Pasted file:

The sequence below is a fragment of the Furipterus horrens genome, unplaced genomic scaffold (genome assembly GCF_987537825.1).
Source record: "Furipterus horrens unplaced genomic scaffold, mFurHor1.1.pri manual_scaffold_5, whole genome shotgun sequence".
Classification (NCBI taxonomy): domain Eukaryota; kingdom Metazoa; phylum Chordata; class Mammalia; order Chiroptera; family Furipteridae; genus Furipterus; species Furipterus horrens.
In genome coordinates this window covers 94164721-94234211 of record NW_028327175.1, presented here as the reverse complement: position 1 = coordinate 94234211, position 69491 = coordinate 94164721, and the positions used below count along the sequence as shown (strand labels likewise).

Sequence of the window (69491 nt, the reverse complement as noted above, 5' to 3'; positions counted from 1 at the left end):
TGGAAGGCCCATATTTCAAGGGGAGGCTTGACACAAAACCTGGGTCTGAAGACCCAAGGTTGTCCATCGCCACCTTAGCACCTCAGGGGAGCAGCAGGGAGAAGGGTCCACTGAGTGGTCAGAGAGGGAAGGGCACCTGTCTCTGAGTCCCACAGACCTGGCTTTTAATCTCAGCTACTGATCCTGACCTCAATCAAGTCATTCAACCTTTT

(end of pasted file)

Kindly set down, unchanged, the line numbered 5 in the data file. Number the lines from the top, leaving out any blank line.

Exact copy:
Sequence of the window (69491 nt, the reverse complement as noted above, 5' to 3'; positions counted from 1 at the left end):